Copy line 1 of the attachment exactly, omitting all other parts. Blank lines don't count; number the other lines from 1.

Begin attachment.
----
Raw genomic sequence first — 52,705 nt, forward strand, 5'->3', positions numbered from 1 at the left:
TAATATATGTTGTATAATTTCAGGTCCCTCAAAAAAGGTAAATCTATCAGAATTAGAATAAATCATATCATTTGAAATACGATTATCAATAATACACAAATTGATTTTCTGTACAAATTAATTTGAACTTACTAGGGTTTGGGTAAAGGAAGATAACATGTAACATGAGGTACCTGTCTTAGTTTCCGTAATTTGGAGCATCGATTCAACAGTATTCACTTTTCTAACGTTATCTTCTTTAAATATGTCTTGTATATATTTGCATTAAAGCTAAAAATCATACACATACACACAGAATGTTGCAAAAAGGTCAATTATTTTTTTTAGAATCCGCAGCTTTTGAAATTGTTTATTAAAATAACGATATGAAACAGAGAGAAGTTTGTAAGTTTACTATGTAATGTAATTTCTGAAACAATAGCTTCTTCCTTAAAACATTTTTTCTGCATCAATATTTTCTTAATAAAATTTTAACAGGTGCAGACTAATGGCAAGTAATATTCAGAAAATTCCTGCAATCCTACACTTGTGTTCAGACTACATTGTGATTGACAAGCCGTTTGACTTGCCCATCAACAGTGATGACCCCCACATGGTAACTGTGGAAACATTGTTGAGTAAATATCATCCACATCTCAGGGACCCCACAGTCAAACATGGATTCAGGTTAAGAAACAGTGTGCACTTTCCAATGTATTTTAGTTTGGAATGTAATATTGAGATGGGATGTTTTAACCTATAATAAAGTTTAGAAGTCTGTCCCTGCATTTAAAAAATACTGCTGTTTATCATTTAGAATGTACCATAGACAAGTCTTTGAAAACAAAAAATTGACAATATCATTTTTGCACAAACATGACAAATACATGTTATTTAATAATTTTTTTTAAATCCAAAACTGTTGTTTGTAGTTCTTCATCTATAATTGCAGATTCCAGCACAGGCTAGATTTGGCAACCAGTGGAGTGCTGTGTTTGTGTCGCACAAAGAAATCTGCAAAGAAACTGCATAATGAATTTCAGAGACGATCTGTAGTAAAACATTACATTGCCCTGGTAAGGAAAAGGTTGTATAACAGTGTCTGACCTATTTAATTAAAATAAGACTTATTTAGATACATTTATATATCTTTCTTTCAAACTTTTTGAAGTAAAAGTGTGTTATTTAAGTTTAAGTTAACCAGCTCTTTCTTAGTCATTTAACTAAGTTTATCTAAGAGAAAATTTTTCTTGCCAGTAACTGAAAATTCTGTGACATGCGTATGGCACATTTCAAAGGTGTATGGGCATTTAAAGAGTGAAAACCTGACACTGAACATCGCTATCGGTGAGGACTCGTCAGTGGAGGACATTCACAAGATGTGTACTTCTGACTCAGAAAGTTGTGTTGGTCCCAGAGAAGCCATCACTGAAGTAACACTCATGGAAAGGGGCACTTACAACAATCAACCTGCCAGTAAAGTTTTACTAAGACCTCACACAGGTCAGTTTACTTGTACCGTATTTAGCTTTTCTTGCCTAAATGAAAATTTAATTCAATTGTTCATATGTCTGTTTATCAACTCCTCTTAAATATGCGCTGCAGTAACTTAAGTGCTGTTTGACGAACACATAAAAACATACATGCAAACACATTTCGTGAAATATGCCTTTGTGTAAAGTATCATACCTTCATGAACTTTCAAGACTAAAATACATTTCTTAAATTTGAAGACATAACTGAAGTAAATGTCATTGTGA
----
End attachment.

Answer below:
Raw genomic sequence first — 52,705 nt, forward strand, 5'->3', positions numbered from 1 at the left: